28 March 1997


The BGS silage competition rewards excellence in silage making and utilisation. FW reports on the winner and finalists

CHESHIRE dairy farmer John Thomasson is the winner of this years British Grassland Society national silage competition, run in association with Kemira, ADAS and the SAC.

Mr Thomasson farms in partnership with his wife Mary at Aston Lower Hall, Worleston, Nantwich. He runs 223ha (550 acres) which comprise 143ha (353 acres) of grassland – medium to long-term perennial ryegrass leys – which carries a dairy herd of 290 cows plus 260 followers, and a 250-ewe flock giving a stocking rate of 2.35 cows/ha (0.95/acre). Maize is grown on 25ha (63 acres) and 154ha (34 acres) are arable.

Using family labour, silage making began on May 8 last year, with about 1450t made from the first cut of 85ha (210 acres) and 850t from the second cut on June 17. A third cut, on July 23, yielded 600t and a fourth cut was taken in September. Seven clamps are used to ensile both grass and maize silage. First-cut material analysed at an ME of 12.4, D-value 78, pH of 3.9 and 21% crude protein.

Grass, wilted for 36 hours before pick up, produced silage at 31.6% dry matter.

Both grass and maize silage are fed through a complete diet feeder.

Margin over purchased feed a cow is £1828 and margin over purchased feed and fertiliser is £4169/ha (£1687/acre).

Average yield is 8339 litres a cow at 4.10% butterfat and 3.32% protein off 2t of concentrate, with over 4000 litres from forage.

Roger Chesher, Kemira Fert-ilisers, one of three national judges, was impressed with Mr Thomassons overall ability. "He proves its possible to achieve a consistently high standard of management with a large dairy herd.

"Two areas which distinguished John from the other finalists were his efficient feeding methods and the collection and handling of slurry. John is fully aware of the nutrient values of slurry and integrates its use well with fertilisers and into his overall grassland management."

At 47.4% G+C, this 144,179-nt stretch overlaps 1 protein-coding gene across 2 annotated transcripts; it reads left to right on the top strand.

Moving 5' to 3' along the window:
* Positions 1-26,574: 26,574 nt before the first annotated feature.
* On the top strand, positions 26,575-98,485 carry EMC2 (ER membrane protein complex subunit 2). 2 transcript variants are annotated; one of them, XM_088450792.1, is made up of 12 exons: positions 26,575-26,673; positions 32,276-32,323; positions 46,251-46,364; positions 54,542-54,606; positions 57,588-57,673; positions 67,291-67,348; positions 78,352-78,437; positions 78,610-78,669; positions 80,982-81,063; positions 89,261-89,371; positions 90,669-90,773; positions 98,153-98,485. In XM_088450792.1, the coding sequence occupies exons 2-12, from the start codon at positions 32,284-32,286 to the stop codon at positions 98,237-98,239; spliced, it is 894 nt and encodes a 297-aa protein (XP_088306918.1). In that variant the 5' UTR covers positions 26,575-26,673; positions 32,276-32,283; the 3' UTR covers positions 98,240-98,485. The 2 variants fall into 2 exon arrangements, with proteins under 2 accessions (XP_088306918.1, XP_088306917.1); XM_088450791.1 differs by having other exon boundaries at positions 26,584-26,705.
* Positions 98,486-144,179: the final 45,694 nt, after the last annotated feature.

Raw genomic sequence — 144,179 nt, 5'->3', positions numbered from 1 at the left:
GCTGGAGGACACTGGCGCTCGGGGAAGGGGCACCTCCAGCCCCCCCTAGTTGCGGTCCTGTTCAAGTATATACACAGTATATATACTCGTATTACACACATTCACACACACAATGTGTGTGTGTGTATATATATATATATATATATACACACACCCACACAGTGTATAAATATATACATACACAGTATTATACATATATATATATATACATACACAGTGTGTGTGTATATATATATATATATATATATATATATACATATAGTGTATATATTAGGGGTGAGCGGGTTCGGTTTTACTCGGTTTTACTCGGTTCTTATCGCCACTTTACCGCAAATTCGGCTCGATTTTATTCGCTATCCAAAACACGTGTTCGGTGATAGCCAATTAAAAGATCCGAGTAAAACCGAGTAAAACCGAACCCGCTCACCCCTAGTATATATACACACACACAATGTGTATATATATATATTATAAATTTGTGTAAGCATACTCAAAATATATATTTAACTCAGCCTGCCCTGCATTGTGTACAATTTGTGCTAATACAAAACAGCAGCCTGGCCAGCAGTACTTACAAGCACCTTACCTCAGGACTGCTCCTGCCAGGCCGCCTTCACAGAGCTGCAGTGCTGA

RUNNER-UP in the BGS national silage competition is Richard Kirkbride of Horsehouse Farm, Lealholm, Whitby, North York-shire, who has only been farming since 1989.

He runs a tenanted farm on 40ha (100 acres) which carry a 35-cow dairy herd plus 35 followers and 14 store beef animals, giving a stocking rate of 2.2 cows/ha (0.8/acre). Additionally, there are 114 ewes and just over 200 lambs.

Silage making, using a contractor, started on May 28 last year, with about 300t coming from the first cut of 13ha (33 acres) and 138t from the second cut on July 17. Later cuts went into making 35t each of round bales and hay. First-cut material was analysed at an ME of 11.6, D-value of 73, pH of 3.8 and crude protein of 16.6% at a dry matter of 28%.

Silage is self-feed through tombstone barriers with only 1.1t of an 18% protein concentrate supplied in the parlour. Margin over purchased feed a cow is £1476 and margin over purchased feed and fertiliser/ha is £3168 (£1282/acre). Herd yield averages 6500 litres a cow at 4.03% fat and 3.31% protein, of which 4200 litres comes off forage.

"Richard is a brilliant example of how a young person can get into farming and shows what can be done from scratch in only eight years," says Roger Chesher. "Of all the finalists he has the highest milk production from forage reflecting efficient feeding and above average silage quality.

"We were also bowled over by his approach to welfare standards with cow cleanliness and comfort of paramount importance." &#42

1997 BGS national silage winner is Cheshire producer John Thomasson.

Runners-up for 97 are Yorkshire producers Richard and Pauline Kirkbride.


Other finalists were, in the south-east, Ian McCubbine, Landens Farm, Meath Green, Horley, Surrey; south-west, John Martin, Deverell Farm, Milborne St Andrew, Blandford, Dorset; Wales, David Willians, Gwastod, Abermuerig, Lampeter, Ceredigion; West Midlands, John Thomasson, Aston Lower Hall, Worleston, Nantwich, Cheshire; Eastern, Tony Tapper, Kingston Farms, Old Hall Farm, Kneesall, Newark, Nottinghamshire; Northern, Paul Fargher, Ballawanton Farm, Andreas, Isle of Man; Scotland, David MacTaggart, Hallrule, Bonchester Bridge, Hawick, Roxburghshire; Northern Ireland, Alan Coalter, Drumsloe, Ballinamallard, Co Fermanagh.

Competition judges were Roger Chesher, Kemira Fertilisers; Johnny Bax of the SACs Crichton Royal Farm; and last years winner, dairy farmer Will Taylor of Newtownards, Northern Ireland.